The Great Exchange

I’ve been giving some thought to the traits that truly inspire me in people, the qualities I admire and enjoy most in them. Here are some that rise to the top: integrity, objectivity, courage, perseverance, common sense … there are others. What about you? What characteristics do you especially honor in others to the point that you are drawn to them?

Composing Psalm 15, David listed some of the virtues God highly esteems in people: blamelessness, truth, justice, honor, dependability, generosity … there are others. These are the traits of those He invites into His presence. There’s just one little glitch (I’ll speak for myself): I don’t measure up. While I value all of these qualities and want to see them displayed in myself and others, I’ve too often proved myself capable of exchanging virtue for vice if it serves the purposes of my own convenience, comfort, or gain. And truth be told, “All have turned aside, they have together become corrupt …”1 wrote David. When it comes to blamelessness, we are, in mathematicians’ terms, a “null set,” and we share a problem that, if left to ourselves, is unsolvable.

But God does not leave us to ourselves, and what is insurmountable to us is doable to Him whose love for us is as infinite as His wisdom and whose justice is as perfect as His power to execute it. Is it any surprise, then, that this amazing God who does not tolerate sin in His presence took it upon Himself to make a way for us, the imperfect ones, to live with Him forever? How did He resolve our dilemma without compromising Himself? The apostle Paul answers as simply as it can be stated: “God made [Christ] who had no sin to be sin for us, so that in him, we might become the righteousness of God.2” Martin Luther called this the great exchange—Jesus who knew no sin took our sin upon Himself, and in exchange, He offered His righteousness to us who knew no righteousness. What an exchange! In Christ, we are ushered into the presence of God.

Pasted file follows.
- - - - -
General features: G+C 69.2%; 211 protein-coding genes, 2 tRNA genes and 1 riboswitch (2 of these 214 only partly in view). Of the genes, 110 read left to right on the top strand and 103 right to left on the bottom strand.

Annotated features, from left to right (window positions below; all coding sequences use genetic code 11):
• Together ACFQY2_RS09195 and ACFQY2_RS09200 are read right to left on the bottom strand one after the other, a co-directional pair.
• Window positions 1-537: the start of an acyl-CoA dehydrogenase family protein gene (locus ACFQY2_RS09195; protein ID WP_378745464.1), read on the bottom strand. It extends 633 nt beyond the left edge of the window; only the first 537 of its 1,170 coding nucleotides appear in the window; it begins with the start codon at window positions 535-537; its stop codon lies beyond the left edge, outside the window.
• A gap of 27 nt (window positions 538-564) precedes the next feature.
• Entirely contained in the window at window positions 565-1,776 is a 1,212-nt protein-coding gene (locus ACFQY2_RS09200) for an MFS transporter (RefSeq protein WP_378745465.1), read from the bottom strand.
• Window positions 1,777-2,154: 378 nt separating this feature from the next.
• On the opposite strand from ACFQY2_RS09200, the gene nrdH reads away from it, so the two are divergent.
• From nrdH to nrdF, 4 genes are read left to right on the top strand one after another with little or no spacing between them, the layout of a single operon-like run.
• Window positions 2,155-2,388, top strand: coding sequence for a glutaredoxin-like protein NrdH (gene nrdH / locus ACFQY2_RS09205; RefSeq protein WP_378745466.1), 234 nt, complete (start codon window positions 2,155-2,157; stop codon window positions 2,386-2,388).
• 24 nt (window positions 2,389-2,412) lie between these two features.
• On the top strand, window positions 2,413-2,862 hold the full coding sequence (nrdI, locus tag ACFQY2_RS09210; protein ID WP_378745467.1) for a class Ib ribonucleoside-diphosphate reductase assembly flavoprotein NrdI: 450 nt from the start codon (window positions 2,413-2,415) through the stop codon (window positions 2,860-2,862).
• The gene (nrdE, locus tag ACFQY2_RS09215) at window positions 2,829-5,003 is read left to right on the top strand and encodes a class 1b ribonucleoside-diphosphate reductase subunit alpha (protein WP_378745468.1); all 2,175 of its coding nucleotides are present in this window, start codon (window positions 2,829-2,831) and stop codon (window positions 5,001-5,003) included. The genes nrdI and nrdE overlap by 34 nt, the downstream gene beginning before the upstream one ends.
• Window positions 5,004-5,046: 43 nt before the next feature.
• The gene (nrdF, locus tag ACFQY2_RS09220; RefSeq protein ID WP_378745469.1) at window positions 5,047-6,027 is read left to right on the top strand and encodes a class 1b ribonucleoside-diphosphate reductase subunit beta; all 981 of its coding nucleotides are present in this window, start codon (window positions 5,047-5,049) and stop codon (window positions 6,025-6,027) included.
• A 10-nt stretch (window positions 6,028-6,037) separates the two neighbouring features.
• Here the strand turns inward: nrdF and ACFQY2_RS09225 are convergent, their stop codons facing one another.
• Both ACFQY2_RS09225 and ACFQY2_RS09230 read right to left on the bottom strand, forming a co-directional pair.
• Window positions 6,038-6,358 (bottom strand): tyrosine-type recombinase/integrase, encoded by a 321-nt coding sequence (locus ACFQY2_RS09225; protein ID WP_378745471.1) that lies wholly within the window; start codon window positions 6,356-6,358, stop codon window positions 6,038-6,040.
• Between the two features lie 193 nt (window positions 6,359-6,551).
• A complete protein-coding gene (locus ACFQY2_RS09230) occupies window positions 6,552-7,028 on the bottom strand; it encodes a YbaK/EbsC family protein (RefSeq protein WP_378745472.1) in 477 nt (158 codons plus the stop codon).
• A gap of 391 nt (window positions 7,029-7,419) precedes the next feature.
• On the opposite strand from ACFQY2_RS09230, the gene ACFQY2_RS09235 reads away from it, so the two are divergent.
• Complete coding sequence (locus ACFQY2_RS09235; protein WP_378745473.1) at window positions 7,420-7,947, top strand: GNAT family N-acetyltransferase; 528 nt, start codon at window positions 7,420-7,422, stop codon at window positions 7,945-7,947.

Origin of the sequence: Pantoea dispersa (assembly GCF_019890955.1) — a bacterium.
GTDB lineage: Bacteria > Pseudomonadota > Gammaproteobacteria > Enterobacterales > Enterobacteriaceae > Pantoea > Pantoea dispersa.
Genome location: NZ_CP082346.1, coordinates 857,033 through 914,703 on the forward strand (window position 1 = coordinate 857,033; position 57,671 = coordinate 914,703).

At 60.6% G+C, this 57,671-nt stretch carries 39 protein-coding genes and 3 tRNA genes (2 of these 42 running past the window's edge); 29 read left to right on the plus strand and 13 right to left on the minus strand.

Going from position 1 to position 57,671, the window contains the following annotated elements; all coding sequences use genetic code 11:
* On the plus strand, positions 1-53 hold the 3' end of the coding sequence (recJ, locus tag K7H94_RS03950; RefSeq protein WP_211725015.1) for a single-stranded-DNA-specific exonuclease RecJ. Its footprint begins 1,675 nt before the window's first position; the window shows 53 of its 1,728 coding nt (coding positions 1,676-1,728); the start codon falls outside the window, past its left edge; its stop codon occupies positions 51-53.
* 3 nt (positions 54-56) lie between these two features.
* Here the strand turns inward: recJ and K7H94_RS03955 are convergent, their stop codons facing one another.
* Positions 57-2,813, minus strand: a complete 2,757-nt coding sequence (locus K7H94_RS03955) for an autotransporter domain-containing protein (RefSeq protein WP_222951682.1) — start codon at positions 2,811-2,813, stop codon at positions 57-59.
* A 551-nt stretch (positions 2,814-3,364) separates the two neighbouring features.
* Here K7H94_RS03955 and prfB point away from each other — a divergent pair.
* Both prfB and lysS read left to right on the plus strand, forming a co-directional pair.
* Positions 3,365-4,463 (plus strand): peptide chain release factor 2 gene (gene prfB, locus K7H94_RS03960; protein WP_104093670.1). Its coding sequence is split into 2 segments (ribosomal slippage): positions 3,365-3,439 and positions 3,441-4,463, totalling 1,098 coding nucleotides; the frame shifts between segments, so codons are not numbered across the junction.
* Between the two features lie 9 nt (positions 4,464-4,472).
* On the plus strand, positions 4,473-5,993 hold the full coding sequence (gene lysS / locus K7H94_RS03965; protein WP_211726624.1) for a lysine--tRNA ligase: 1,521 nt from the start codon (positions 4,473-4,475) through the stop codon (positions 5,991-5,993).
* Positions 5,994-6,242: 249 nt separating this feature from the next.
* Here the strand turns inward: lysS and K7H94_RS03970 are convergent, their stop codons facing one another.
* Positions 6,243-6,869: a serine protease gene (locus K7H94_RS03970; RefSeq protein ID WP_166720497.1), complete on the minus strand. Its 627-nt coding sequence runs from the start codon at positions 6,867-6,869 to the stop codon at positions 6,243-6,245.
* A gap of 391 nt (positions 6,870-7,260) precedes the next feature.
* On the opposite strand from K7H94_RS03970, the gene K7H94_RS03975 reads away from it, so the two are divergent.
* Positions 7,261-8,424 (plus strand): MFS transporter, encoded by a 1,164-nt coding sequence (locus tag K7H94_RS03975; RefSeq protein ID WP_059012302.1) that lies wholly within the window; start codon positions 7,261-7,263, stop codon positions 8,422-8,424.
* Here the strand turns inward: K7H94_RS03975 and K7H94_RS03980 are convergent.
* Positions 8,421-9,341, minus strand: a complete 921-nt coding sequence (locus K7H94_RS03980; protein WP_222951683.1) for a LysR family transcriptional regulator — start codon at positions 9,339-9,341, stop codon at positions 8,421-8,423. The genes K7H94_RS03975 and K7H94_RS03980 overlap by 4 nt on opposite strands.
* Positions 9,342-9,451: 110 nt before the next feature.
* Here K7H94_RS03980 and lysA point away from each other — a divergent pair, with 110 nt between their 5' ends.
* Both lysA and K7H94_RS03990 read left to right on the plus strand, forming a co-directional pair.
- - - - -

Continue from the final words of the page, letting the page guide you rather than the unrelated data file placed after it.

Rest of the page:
Then we rest secure in Jesus even as we flourish in Him, for our life is now “hidden with Christ in God.”3 So, when God looks at us, He sees the righteousness of Christ who has united us with Himself. And as we live safely tucked away in Him, the Spirit of God transforms us steadily into His image, a lifelong process of molding, shaping, refining, beautifying. This is the promise of our promise-keeping God. What a relief.

Father, it is almost incomprehensible that you would take away my sin and give me, in exchange, the privilege of your presence. Thank you for sending your Son to accomplish this and for securing my life in Him forever. In Jesus’ name I pray. Amen.

Christ in me is righteousness.

Click here to read today’s Scripture, Psalm 15.

1 Psalm 14:3
2 2 Corinthians 5:21
3 Colossians 3:3

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